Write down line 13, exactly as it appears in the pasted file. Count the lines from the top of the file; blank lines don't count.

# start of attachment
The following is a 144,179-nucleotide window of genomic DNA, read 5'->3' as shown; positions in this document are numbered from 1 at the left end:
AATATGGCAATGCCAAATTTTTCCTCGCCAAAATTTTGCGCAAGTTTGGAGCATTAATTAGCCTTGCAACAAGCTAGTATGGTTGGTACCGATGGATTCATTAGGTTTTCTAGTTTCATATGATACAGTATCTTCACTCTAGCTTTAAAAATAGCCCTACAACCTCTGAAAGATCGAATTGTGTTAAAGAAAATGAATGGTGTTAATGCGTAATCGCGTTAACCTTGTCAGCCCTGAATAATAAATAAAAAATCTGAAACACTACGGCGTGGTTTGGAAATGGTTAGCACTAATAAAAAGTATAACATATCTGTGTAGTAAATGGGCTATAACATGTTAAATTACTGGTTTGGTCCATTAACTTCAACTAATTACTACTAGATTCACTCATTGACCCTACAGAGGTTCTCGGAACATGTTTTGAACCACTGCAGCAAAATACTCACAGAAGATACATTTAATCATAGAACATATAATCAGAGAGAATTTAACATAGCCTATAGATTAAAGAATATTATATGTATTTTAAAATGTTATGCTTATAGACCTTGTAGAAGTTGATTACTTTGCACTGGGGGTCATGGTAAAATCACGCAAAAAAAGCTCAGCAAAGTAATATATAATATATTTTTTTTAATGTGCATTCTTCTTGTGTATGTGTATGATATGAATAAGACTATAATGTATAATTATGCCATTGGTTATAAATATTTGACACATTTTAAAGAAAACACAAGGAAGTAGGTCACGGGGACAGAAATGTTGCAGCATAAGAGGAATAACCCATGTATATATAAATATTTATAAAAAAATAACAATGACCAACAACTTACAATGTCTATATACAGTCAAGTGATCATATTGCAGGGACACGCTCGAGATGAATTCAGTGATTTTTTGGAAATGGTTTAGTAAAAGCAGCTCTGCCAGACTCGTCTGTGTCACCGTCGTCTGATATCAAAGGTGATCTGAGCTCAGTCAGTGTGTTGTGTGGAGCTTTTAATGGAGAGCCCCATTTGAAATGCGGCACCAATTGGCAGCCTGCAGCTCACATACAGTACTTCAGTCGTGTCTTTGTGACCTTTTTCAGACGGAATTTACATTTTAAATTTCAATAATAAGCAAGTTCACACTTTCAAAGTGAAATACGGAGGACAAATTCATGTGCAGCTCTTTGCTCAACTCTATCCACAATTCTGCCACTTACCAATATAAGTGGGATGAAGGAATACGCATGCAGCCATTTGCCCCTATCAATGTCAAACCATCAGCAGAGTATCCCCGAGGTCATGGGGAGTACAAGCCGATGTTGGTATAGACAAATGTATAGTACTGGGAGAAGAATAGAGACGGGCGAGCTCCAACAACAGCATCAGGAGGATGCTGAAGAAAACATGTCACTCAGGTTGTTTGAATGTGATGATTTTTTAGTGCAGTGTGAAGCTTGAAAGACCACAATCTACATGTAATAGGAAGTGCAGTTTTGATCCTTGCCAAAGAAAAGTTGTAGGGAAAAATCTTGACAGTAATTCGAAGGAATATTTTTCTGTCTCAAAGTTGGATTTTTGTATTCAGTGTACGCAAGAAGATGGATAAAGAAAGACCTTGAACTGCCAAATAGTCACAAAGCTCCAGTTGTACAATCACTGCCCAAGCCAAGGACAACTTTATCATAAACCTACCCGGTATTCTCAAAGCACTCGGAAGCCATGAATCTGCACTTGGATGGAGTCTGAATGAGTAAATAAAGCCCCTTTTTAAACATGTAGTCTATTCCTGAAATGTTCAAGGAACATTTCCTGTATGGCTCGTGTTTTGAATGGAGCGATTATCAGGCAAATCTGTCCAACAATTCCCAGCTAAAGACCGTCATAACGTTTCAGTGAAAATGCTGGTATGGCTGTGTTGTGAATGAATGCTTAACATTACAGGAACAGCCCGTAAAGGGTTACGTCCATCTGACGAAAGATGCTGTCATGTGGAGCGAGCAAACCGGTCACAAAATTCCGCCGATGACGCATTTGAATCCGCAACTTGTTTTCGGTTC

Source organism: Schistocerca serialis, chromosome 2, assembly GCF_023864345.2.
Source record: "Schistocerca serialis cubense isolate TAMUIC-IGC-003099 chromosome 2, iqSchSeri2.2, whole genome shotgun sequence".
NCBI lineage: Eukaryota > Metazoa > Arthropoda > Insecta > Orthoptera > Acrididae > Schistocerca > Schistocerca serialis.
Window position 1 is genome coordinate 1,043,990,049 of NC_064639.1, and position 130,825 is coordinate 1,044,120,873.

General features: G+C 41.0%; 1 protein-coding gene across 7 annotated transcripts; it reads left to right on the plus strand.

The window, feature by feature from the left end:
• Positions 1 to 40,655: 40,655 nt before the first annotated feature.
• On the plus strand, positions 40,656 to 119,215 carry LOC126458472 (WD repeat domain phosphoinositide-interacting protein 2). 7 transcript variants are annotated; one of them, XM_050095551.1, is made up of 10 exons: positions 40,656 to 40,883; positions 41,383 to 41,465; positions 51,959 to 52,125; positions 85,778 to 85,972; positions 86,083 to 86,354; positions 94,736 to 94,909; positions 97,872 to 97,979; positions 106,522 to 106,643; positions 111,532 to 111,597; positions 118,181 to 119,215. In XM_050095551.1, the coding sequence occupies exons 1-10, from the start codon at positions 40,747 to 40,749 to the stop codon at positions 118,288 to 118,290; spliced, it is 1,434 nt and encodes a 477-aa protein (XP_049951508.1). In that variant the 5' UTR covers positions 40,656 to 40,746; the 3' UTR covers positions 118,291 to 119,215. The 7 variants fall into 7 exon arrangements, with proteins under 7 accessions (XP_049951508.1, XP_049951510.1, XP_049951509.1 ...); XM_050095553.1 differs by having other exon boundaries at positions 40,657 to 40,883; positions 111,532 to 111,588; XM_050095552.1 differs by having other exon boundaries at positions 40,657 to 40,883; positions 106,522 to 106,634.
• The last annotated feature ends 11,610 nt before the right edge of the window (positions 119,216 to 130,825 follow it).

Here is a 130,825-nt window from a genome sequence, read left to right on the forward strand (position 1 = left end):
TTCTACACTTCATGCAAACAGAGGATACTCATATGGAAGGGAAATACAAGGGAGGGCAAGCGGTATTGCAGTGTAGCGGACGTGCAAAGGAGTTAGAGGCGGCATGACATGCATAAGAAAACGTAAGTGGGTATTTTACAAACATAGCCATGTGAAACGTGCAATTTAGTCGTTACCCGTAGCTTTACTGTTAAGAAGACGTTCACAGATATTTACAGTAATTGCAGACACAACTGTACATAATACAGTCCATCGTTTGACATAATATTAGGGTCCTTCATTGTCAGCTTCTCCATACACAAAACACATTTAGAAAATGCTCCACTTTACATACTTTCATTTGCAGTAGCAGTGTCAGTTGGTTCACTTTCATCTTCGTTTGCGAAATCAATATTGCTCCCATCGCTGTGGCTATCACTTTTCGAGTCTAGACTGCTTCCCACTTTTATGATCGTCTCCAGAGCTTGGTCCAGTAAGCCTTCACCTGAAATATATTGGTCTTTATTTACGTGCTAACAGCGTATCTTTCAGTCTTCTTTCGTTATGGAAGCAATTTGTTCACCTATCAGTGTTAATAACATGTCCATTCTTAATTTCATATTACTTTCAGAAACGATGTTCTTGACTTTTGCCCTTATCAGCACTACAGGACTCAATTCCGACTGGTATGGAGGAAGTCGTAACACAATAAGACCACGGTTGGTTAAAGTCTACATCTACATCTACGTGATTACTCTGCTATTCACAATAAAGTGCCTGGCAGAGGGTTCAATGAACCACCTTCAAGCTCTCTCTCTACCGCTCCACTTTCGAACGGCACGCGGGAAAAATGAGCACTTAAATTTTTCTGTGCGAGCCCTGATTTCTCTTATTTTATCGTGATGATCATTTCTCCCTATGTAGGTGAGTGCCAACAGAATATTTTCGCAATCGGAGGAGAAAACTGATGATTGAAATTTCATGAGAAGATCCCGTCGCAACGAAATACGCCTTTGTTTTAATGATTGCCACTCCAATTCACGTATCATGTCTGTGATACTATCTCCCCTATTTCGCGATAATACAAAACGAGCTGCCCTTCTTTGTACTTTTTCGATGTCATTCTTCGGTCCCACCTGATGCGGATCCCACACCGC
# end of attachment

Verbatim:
TTCTACACTTCATGCAAACAGAGGATACTCATATGGAAGGGAAATACAAGGGAGGGCAAGCGGTATTGCAGTGTAGCGGACGTGCAAAGGAGTTAGAGGCGGCATGACATGCATAAGAAAACGTAAGTGGGTATTTTACAAACATAGCCATGTGAAACGTGCAATTTAGTCGTTACCCGTAGCTTTACTGTTAAGAAGACGTTCACAGATATTTACAGTAATTGCAGACACAACTGTACATAATACAGTCCATCGTTTGACATAATATTAGGGTCCTTCATTGTCAGCTTCTCCATACACAAAACACATTTAGAAAATGCTCCACTTTACATACTTTCATTTGCAGTAGCAGTGTCAGTTGGTTCACTTTCATCTTCGTTTGCGAAATCAATATTGCTCCCATCGCTGTGGCTATCACTTTTCGAGTCTAGACTGCTTCCCACTTTTATGATCGTCTCCAGAGCTTGGTCCAGTAAGCCTTCACCTGAAATATATTGGTCTTTATTTACGTGCTAACAGCGTATCTTTCAGTCTTCTTTCGTTATGGAAGCAATTTGTTCACCTATCAGTGTTAATAACATGTCCATTCTTAATTTCATATTACTTTCAGAAACGATGTTCTTGACTTTTGCCCTTATCAGCACTACAGGACTCAATTCCGACTGGTATGGAGGAAGTCGTAACACAATAAGACCACGGTTGGTTAAAGTCTACATCTACATCTACGTGATTACTCTGCTATTCACAATAAAGTGCCTGGCAGAGGGTTCAATGAACCACCTTCAAGCTCTCTCTCTACCGCTCCACTTTCGAACGGCACGCGGGAAAAATGAGCACTTAAATTTTTCTGTGCGAGCCCTGATTTCTCTTATTTTATCGTGATGATCATTTCTCCCTATGTAGGTGAGTGCCAACAGAATATTTTCGCAATCGGAGGAGAAAACTGATGATTGAAATTTCATGAGAAGATCCCGTCGCAACGAAATACGCCTTTGTTTTAATGATTGCCACTCCAATTCACGTATCATGTCTGTGATACTATCTCCCCTATTTCGCGATAATACAAAACGAGCTGCCCTTCTTTGTACTTTTTCGATGTCATTCTTCGGTCCCACCTGATGCGGATCCCACACCGC